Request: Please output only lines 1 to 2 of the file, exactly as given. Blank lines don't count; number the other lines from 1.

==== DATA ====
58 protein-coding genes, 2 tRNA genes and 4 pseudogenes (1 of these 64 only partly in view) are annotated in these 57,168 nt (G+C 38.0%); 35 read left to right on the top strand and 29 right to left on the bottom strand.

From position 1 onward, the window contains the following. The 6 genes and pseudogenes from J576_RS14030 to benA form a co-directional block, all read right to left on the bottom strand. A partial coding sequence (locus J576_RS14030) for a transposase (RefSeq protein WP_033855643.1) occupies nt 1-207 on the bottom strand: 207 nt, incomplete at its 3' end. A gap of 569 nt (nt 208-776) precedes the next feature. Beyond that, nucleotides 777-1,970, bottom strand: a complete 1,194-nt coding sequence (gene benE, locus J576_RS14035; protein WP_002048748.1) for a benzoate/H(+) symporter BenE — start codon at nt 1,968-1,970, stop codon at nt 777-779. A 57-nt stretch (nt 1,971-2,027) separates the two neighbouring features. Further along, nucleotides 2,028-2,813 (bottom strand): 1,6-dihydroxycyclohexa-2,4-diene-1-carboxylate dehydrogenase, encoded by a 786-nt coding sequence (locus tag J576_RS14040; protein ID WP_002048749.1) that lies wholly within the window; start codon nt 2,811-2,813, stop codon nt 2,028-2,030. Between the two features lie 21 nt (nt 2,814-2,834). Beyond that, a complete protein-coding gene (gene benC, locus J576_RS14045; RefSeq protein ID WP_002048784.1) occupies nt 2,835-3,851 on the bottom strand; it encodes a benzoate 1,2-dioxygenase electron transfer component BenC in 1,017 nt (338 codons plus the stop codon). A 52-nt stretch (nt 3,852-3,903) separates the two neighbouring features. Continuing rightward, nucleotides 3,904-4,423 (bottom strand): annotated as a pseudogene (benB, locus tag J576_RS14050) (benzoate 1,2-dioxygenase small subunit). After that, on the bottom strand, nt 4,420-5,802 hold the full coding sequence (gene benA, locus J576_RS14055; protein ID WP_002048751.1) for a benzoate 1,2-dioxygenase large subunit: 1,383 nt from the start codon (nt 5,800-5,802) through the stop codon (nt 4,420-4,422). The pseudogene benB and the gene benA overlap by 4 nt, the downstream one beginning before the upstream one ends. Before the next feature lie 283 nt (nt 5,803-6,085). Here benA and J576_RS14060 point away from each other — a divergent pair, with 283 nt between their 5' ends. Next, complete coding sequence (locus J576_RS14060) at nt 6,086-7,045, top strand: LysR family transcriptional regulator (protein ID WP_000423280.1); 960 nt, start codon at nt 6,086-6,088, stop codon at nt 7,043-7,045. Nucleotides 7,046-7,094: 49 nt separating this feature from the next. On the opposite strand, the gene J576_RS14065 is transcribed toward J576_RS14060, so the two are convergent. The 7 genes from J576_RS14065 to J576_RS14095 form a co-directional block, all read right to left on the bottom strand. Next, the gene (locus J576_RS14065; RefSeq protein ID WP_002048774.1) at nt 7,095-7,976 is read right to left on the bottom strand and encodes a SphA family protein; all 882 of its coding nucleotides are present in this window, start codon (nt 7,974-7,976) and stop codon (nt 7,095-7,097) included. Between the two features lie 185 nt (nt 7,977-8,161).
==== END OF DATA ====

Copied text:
58 protein-coding genes, 2 tRNA genes and 4 pseudogenes (1 of these 64 only partly in view) are annotated in these 57,168 nt (G+C 38.0%); 35 read left to right on the top strand and 29 right to left on the bottom strand.

From position 1 onward, the window contains the following. The 6 genes and pseudogenes from J576_RS14030 to benA form a co-directional block, all read right to left on the bottom strand. A partial coding sequence (locus J576_RS14030) for a transposase (RefSeq protein WP_033855643.1) occupies nt 1-207 on the bottom strand: 207 nt, incomplete at its 3' end. A gap of 569 nt (nt 208-776) precedes the next feature. Beyond that, nucleotides 777-1,970, bottom strand: a complete 1,194-nt coding sequence (gene benE, locus J576_RS14035; protein WP_002048748.1) for a benzoate/H(+) symporter BenE — start codon at nt 1,968-1,970, stop codon at nt 777-779. A 57-nt stretch (nt 1,971-2,027) separates the two neighbouring features. Further along, nucleotides 2,028-2,813 (bottom strand): 1,6-dihydroxycyclohexa-2,4-diene-1-carboxylate dehydrogenase, encoded by a 786-nt coding sequence (locus tag J576_RS14040; protein ID WP_002048749.1) that lies wholly within the window; start codon nt 2,811-2,813, stop codon nt 2,028-2,030. Between the two features lie 21 nt (nt 2,814-2,834). Beyond that, a complete protein-coding gene (gene benC, locus J576_RS14045; RefSeq protein ID WP_002048784.1) occupies nt 2,835-3,851 on the bottom strand; it encodes a benzoate 1,2-dioxygenase electron transfer component BenC in 1,017 nt (338 codons plus the stop codon). A 52-nt stretch (nt 3,852-3,903) separates the two neighbouring features. Continuing rightward, nucleotides 3,904-4,423 (bottom strand): annotated as a pseudogene (benB, locus tag J576_RS14050) (benzoate 1,2-dioxygenase small subunit). After that, on the bottom strand, nt 4,420-5,802 hold the full coding sequence (gene benA, locus J576_RS14055; protein ID WP_002048751.1) for a benzoate 1,2-dioxygenase large subunit: 1,383 nt from the start codon (nt 5,800-5,802) through the stop codon (nt 4,420-4,422). The pseudogene benB and the gene benA overlap by 4 nt, the downstream one beginning before the upstream one ends. Before the next feature lie 283 nt (nt 5,803-6,085). Here benA and J576_RS14060 point away from each other — a divergent pair, with 283 nt between their 5' ends. Next, complete coding sequence (locus J576_RS14060) at nt 6,086-7,045, top strand: LysR family transcriptional regulator (protein ID WP_000423280.1); 960 nt, start codon at nt 6,086-6,088, stop codon at nt 7,043-7,045. Nucleotides 7,046-7,094: 49 nt separating this feature from the next. On the opposite strand, the gene J576_RS14065 is transcribed toward J576_RS14060, so the two are convergent. The 7 genes from J576_RS14065 to J576_RS14095 form a co-directional block, all read right to left on the bottom strand. Next, the gene (locus J576_RS14065; RefSeq protein ID WP_002048774.1) at nt 7,095-7,976 is read right to left on the bottom strand and encodes a SphA family protein; all 882 of its coding nucleotides are present in this window, start codon (nt 7,974-7,976) and stop codon (nt 7,095-7,097) included. Between the two features lie 185 nt (nt 7,977-8,161).